Saturday, December 31, 2011

my cup runneth over

My heart is overcome with gratitude. My body literally cannot contain it.

2011 has been good to me. SO good.

The first half of this year, I worked hard to figure out my dream.
The second half of this year, I lived my dream.


The Lord is my shepherd; I shall not want.

He maketh me to lie down in green pastures: he leadeth me beside the still waters.

He restoreth my soul: he leadeth me in the paths of righteousness for his name’s sake.

Yea, though I walk through the valley of the shadow of death, I will fear no evil: for thou art with me; thy rod and thy staff they comfort me.

Thou preparest a table before me in the presence of mine enemies: thou anointest my head with oil; my cup runneth over.

Surely goodness and mercy shall follow me all the days of my life: and I will dwell in the house of the Lord for ever.


one of my favorite shots of the year

Tuesday, December 27, 2011

caught up.

First things first:

Nepal. My life.

How did you two get mixed together? I still can’t believe I get to live here. How blessed is my life.

And now I will admit what you all already know—I am really lame and never update this blog! I do have some excuses though. First, we had a Choice expedition (so fun) AND my sister flew to Nepal AND Christmas of course! Plus, I’ve spent the majority of this month out in some rad remote villages with no access to internet. Hence the lame blogging (or lack of).

AH I have so many stories. I have so much HAPPINESS in my SOUL! An uninhibited and adventurous sort of happiness.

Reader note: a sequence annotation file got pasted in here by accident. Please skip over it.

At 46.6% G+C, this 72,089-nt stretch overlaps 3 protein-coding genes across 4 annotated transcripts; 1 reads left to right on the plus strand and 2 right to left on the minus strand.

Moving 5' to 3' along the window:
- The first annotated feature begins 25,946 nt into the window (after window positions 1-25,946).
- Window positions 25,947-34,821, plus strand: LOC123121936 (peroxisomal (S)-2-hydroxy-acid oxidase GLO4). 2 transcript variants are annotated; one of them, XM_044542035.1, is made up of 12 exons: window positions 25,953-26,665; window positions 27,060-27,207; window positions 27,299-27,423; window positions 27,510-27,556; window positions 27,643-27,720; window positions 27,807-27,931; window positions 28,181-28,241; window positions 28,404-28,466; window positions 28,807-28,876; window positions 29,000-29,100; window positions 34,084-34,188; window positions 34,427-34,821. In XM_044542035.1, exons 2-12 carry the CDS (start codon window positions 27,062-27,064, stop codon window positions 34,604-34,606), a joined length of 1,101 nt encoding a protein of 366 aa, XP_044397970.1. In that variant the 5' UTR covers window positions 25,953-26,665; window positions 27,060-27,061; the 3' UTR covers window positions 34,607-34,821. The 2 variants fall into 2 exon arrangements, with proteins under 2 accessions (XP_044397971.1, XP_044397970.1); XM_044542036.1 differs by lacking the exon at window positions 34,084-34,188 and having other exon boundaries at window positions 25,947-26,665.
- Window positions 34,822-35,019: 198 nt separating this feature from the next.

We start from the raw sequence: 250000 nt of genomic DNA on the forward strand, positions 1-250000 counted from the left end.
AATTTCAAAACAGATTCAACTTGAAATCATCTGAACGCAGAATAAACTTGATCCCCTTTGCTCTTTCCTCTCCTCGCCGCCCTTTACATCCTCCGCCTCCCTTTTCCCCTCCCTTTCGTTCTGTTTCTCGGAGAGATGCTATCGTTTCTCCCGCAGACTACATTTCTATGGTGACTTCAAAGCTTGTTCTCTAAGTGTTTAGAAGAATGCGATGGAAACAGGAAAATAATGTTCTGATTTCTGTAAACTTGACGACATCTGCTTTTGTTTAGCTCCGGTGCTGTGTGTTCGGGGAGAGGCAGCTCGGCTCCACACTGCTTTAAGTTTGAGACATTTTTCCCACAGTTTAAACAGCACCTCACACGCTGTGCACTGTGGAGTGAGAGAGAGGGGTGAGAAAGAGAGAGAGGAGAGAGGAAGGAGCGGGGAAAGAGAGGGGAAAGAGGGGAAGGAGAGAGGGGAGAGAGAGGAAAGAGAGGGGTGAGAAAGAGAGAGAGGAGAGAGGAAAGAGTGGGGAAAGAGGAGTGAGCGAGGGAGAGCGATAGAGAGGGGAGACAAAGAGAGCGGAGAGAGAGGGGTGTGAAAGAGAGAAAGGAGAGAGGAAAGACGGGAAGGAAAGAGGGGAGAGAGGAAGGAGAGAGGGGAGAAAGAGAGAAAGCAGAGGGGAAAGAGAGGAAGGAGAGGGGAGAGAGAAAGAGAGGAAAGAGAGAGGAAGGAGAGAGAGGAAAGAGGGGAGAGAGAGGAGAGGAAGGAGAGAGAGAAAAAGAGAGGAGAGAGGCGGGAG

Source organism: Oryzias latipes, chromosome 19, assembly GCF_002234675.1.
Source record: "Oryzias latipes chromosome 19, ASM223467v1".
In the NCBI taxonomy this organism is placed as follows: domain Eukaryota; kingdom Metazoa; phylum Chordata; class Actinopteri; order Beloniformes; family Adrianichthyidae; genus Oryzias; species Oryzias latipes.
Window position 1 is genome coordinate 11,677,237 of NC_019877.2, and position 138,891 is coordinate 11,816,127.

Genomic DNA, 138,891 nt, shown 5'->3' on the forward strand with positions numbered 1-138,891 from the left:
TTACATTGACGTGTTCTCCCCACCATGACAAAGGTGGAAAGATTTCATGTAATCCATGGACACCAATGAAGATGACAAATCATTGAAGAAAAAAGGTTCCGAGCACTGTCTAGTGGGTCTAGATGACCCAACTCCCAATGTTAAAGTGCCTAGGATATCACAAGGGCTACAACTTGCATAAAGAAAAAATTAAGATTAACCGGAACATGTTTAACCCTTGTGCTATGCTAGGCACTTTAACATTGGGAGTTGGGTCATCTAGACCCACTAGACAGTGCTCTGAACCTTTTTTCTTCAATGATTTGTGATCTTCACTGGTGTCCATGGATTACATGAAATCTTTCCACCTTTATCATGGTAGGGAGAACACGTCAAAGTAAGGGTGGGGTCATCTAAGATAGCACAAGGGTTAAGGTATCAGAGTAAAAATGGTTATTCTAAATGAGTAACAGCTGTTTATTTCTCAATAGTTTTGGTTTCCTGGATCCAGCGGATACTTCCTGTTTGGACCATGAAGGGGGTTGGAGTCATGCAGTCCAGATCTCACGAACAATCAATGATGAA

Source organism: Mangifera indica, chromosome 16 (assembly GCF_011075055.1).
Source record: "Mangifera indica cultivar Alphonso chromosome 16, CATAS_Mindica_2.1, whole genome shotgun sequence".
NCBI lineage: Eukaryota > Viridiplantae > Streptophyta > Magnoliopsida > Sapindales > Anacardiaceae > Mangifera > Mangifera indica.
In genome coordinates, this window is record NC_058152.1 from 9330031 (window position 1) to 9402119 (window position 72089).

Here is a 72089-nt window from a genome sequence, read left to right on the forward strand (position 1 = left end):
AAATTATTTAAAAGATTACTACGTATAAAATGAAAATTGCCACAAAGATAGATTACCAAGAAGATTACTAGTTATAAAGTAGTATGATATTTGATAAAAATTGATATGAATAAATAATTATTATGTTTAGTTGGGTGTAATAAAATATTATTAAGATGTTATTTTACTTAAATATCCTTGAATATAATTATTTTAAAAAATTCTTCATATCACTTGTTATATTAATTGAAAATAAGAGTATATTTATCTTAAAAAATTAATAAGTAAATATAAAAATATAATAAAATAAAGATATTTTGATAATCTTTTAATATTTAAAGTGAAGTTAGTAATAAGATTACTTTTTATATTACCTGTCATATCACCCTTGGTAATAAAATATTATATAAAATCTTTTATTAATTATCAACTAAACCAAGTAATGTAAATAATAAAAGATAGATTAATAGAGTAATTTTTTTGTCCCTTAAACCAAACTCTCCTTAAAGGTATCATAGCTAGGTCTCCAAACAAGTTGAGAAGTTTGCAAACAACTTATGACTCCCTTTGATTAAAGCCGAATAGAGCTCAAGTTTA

Because I have so many stories I will break them into different posts. This specific post is dedicated to the CHOICE Expedition and all the stories, friends and pictures that were experienced!

It is truly amazing to meet a group of people, young and old, who will not only save money to fly here, but take a week out of their lives to volunteer! I had no doubt that everyone coming would be awesome, and they absolutely were.

Aaaand…it was so great to have people who speak my native tongue to laugh and talk with. I’m sure they got sick of little chatty Kathy, but eh…ke garne!

The whole experience did make me wonder how I will re-adjust back into America. I’ve determined that I will either be really comfortable with Americans or reaaaally awkward and uncomfortable. If you see me walking down the street wearing long socks, slippers, hippie pants and a big yak wool sweater, singing some Nepali song to myself, please give me a hug and talk to me--even if I respond in Nepali. Haha.

Here are some pictures from the week.

I think my favorite from the trip:


Sunday, November 27, 2011

what a rebel

My new camera, Brooney, would like to show off. Enjoy :)



kooks that i love

Kathmandu Branch Primary




Saturday, November 19, 2011

nosrep yzarc a ma i

Sometimes (most of the time)

I look like a completely ridiculous person.

....Proooobably because I am a completely ridiculous person.

No matter what country I live in, this is generally true. But in Nepal - where I stick out like an American in Nepal...oh wait - it is especially true.

Don't believe me? Doubt it. But I'll give you some real life examples anyways.

Example #1: The Bus